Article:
Some detained patients are being placed and held in inappropriate institutions, a study of mental health services finds.
A review of mental health services in Wales has found that some detained patients are being placed and held in inappropriate institutions.
A lack of beds, escalating costs, poor communication and funding disputes in the service were blamed by the report.
The BBC's Dragon's Eye programme also claimed a bid for more assembly powers over mental health was being held up.
An assembly government spokesperson said it would consider responses to the study before deciding what to do.
The independent study was ordered by the assembly government following two deaths involving mental health patients.
Secure mental health services fall into three categories - high, medium and low - and patients detained under the Mental Health Act should be sent to the appropriate level of care.
But the report said there were several Welsh patients who were being treated in high security institutions who did not require this level of care.
They are stuck there not because of safety but because of lack of provision of lower cost, more effective community based services
Bill Walden-Jones, chief executive Hafal
But they could not move because of delays in relocating them to lower security facilities, and because there is no dedicated medium secure facility in Wales for the treatment of personality disorder.
The chief executive of mental health charity Hafal, Bill Walden-Jones, said: "Underlying the whole report is the fundamental problem that people are blocked in the wrong level of security - that is to say that people are in expensive high secure facilities who could move down perfectly safely and in part there are large numbers of people stuck in medium secure who could be moved to lower safety services.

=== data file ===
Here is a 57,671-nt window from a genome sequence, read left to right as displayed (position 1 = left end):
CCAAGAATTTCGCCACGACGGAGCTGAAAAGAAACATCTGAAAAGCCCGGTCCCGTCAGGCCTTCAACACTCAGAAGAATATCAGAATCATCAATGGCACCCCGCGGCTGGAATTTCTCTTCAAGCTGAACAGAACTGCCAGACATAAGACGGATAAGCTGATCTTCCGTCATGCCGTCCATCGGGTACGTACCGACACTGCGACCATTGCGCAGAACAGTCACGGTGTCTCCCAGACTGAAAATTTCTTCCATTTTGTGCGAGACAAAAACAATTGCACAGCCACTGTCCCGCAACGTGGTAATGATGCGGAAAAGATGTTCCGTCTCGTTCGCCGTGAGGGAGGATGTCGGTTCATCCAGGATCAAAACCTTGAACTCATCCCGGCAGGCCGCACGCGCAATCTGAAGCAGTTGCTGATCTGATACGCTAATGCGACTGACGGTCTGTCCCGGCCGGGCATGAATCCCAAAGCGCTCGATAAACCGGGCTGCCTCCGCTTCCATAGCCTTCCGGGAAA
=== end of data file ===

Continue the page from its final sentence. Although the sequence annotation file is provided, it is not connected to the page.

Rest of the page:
"They are stuck there not because of safety but because of lack of provision of lower cost, more effective community based services - it's a daft situation."
The report also strongly recommends that patients from south Wales needing high security care should no longer be sent to Ashworth on Merseyside, but instead to Broadmoor in Berkshire - although this would require a reorganisation of English catchment areas.
A spokesman for Wales' Health Minister Edwina Hart said the study is out for consultation until 21 August.
"We will then consider the responses carefully in determining the way forward."
Ms Hart has also admitted that the key One Wales commitment to eliminate the use of the private sector in the NHS in Wales by 2011 may not be achievable.
She was responding to a number of experts who told the Dragon's Eye programme that secure mental health services in Wales is completely reliant on private companies supporting public provision, and that very significant extra capital investment would be needed if the NHS were to have any chance of providing the vital services without the use of the private sector.
A spokesman for Ms Hart said that although investment was under way to increase NHS capacity for mental health treatment, the specialised nature of secure mental health services meant that the 2011 target might not be achievable in this area.
Conservative AM Jonathan Morgan said he was frustrated his proposals for new powers for the assembly in mental health had still not made their way through Westminster.
"What I'm asking for is for Parliament to devolve power to the assembly to allow us to legislate in order to provide quicker access to assessment, to provide more consistent access to treatment and care, and to provide independent advocacy for people with a mental illness in Wales," he said.
"It's a huge job of work for us to get on with. I'm annoyed and frustrated that we're being held up by Parliament processing government legislation ahead of this particular piece of legislation."
A spokesperson for the Wales Office said: "The government hopes to present Mr Morgan's proposed LCO (Legislative Competence Order) to Parliament shortly for pre-legislative scrutiny."
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